Every year in the NHL, there's the discussion that will inevitably take place. Fans begin separating the players into two categories: the one's who play great hockey, go unnoticed and earn their paycheck and the one's who always seem to be in the spotlight, make outrageous money and fail to bring their game to the level of their hype.
The underrated and the overrated, everyone has their own opinion of who belongs in which category. After a great 2010-2011 season, here's who I consider to be the five most worthy of each category.
Roberto Luongo is a name that constantly surfaces when discussing the best goaltenders in the NHL. His regular season statistics are more than impressive, he's helped the Vancouver Canucks become legitimate contenders for the Stanley Cup and he's even captained his squad.
The fact that he's overrated isn't generated by a lack of skill, but rather an inability to win when he's most needed. Say what you will about the gold medal in Vancouver, but the final two wins for Team Canada were almost losses, as Luongo let Slovakia crawl back from a 3-0 deficit and let the United States tie the game up with seconds left.
The recent Stanley Cup playoffs tell the same tale, as twice Luongo let in at least six goals and was pulled several times for backup Cory Schneider. In Game 7, Luongo was nowhere to be found, letting in more than a few terrible goals, and he was eventually forced to watch Boston hoist the cup.
There shouldn't be any excuses for Luongo either. He's one of the biggest and most skilled goalies in the league, he plays on arguably the best roster in hockey and receives enough opportunities to prove he can handle the pressure.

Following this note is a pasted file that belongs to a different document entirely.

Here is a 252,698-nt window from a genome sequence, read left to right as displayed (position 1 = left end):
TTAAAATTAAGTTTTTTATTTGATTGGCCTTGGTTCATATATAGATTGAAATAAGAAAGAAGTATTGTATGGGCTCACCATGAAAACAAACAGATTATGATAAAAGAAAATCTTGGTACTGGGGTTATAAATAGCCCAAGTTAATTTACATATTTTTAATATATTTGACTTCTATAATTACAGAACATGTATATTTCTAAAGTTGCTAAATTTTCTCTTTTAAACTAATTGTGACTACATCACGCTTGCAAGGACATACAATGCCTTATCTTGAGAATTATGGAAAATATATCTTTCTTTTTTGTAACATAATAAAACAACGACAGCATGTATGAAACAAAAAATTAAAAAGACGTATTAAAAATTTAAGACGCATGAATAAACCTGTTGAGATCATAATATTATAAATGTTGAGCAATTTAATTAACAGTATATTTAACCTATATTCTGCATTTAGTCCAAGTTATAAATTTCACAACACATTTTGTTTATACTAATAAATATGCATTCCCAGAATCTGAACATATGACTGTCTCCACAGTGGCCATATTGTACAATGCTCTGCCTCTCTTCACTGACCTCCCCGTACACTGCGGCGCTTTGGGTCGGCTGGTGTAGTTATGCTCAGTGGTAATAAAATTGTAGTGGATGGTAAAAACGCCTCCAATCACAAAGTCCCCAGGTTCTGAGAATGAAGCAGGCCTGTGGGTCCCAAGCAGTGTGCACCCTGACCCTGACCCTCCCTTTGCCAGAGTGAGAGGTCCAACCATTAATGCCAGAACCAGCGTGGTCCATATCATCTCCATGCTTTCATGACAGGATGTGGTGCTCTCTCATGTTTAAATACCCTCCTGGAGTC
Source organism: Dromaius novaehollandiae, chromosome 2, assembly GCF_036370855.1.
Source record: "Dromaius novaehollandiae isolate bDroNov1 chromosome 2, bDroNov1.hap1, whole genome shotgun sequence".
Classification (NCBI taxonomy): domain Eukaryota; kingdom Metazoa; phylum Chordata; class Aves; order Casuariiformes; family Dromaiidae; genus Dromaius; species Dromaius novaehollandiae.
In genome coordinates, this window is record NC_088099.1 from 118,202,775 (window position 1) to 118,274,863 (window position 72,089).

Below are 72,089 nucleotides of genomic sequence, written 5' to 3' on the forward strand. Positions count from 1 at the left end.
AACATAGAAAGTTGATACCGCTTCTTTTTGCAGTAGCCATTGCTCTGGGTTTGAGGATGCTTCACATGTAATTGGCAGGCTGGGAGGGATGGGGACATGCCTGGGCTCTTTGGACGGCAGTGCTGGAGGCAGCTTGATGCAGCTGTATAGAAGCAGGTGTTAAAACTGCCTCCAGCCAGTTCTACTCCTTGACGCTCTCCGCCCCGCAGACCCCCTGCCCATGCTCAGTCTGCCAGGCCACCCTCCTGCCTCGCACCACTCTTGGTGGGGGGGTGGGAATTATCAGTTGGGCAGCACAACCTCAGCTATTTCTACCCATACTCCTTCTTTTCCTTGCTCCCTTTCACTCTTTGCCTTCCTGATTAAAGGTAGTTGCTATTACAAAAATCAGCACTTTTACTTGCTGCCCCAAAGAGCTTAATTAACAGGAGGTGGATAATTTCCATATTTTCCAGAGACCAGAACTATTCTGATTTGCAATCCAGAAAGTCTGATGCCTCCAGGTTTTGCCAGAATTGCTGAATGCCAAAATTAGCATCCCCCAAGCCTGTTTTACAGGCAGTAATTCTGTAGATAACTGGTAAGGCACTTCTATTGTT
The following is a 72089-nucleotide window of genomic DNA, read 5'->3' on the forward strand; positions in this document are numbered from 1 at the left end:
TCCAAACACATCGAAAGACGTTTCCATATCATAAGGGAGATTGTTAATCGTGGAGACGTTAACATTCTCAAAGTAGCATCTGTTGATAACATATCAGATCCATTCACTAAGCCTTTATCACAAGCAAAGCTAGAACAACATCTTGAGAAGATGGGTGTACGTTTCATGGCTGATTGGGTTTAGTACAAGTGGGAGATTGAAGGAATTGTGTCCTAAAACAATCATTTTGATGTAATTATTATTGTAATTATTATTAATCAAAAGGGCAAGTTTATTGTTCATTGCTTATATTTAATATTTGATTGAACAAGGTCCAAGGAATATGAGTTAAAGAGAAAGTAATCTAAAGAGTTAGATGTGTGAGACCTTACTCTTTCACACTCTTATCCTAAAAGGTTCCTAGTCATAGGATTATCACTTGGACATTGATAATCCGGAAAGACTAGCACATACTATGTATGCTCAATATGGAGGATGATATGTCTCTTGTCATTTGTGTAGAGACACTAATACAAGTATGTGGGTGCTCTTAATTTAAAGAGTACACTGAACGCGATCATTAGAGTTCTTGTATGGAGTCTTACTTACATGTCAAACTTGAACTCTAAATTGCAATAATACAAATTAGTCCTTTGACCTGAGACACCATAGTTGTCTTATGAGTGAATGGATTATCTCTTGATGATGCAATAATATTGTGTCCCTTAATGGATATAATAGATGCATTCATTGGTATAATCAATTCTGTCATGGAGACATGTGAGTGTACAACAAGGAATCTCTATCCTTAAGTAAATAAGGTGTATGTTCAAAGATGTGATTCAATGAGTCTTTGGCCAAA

Well, he hasn't so far, and he'll need to destroy his reputation of being a choke artist before talk of being one of the greatest goaltenders can solidify.
Mikko Koivu, younger brother of former Canadiens superstar Saku Koivu, has played his entire career for the Minnesota Wild and is now the face of the franchise.
In 2009, he was named the first permanent captain in franchise history and continues to lead the team on the ice and on the scoreboard, as he's led the Wild in points for three straight seasons.
Though he continually puts up big numbers, he's perhaps overlooked as one of the better players in the game due to the lackluster performance of the Minnesota Wild in recent years. Now with Devin Setoguchi, Koivu will be paired with another young star and the Wild should contend for a playoff spot next season.
Koivu has yet to appear in an NHL All-Star game, but one definitely lies in his future.
Ilya Kovalchuk entered the league in 2001 as the first overall pick for the Atlanta Thrashers, teaming up with Dany Heatley and creating a duo of young superstars.
Though he was nominated for the Calder Trophy, has played in three All-Star games and tied for the Maurice Richard Trophy in 2004, things quickly turned sour for him in Atlanta.
Kovalchuk seemed to lack motivation and a drive to win, which made the announcement that he would become the team's captain in 2009 all the more bizarre.
He was eventually dealt to the New Jersey Devils, where his enormous re-signing last season now looks as if it's going to prevent the team from keeping superstar Zach Parise.